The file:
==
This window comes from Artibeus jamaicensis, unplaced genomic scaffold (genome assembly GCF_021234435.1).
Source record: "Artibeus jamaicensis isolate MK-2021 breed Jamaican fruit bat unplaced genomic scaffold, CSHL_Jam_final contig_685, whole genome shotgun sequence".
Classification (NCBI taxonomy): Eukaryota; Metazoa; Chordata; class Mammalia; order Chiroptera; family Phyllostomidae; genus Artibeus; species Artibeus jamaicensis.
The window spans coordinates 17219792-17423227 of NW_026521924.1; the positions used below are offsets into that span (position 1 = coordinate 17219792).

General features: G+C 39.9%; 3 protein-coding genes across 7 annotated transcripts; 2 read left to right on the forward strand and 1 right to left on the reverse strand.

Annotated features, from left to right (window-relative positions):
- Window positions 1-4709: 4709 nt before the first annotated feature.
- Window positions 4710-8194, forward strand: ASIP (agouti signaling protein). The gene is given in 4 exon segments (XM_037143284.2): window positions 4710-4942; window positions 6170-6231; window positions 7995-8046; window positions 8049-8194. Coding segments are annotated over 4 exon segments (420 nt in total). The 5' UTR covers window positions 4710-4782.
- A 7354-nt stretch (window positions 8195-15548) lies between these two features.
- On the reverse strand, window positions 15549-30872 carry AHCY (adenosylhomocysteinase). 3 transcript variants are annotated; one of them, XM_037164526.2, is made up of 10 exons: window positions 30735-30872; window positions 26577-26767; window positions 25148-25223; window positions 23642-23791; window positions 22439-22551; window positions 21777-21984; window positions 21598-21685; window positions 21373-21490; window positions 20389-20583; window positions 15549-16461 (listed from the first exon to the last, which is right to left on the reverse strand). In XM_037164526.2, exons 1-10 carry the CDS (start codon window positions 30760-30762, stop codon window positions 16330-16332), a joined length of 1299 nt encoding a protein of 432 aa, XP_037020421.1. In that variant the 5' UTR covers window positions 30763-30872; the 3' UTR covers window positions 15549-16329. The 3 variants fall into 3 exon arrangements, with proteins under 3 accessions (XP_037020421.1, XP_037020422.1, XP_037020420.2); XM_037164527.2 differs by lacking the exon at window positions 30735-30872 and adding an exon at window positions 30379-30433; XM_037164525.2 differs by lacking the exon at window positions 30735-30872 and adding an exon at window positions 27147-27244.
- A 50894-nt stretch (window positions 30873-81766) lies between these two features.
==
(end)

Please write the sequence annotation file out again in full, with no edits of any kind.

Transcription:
This window comes from Artibeus jamaicensis, unplaced genomic scaffold (genome assembly GCF_021234435.1).
Source record: "Artibeus jamaicensis isolate MK-2021 breed Jamaican fruit bat unplaced genomic scaffold, CSHL_Jam_final contig_685, whole genome shotgun sequence".
Classification (NCBI taxonomy): Eukaryota; Metazoa; Chordata; class Mammalia; order Chiroptera; family Phyllostomidae; genus Artibeus; species Artibeus jamaicensis.
The window spans coordinates 17219792-17423227 of NW_026521924.1; the positions used below are offsets into that span (position 1 = coordinate 17219792).

General features: G+C 39.9%; 3 protein-coding genes across 7 annotated transcripts; 2 read left to right on the forward strand and 1 right to left on the reverse strand.

Annotated features, from left to right (window-relative positions):
- Window positions 1-4709: 4709 nt before the first annotated feature.
- Window positions 4710-8194, forward strand: ASIP (agouti signaling protein). The gene is given in 4 exon segments (XM_037143284.2): window positions 4710-4942; window positions 6170-6231; window positions 7995-8046; window positions 8049-8194. Coding segments are annotated over 4 exon segments (420 nt in total). The 5' UTR covers window positions 4710-4782.
- A 7354-nt stretch (window positions 8195-15548) lies between these two features.
- On the reverse strand, window positions 15549-30872 carry AHCY (adenosylhomocysteinase). 3 transcript variants are annotated; one of them, XM_037164526.2, is made up of 10 exons: window positions 30735-30872; window positions 26577-26767; window positions 25148-25223; window positions 23642-23791; window positions 22439-22551; window positions 21777-21984; window positions 21598-21685; window positions 21373-21490; window positions 20389-20583; window positions 15549-16461 (listed from the first exon to the last, which is right to left on the reverse strand). In XM_037164526.2, exons 1-10 carry the CDS (start codon window positions 30760-30762, stop codon window positions 16330-16332), a joined length of 1299 nt encoding a protein of 432 aa, XP_037020421.1. In that variant the 5' UTR covers window positions 30763-30872; the 3' UTR covers window positions 15549-16329. The 3 variants fall into 3 exon arrangements, with proteins under 3 accessions (XP_037020421.1, XP_037020422.1, XP_037020420.2); XM_037164527.2 differs by lacking the exon at window positions 30735-30872 and adding an exon at window positions 30379-30433; XM_037164525.2 differs by lacking the exon at window positions 30735-30872 and adding an exon at window positions 27147-27244.
- A 50894-nt stretch (window positions 30873-81766) lies between these two features.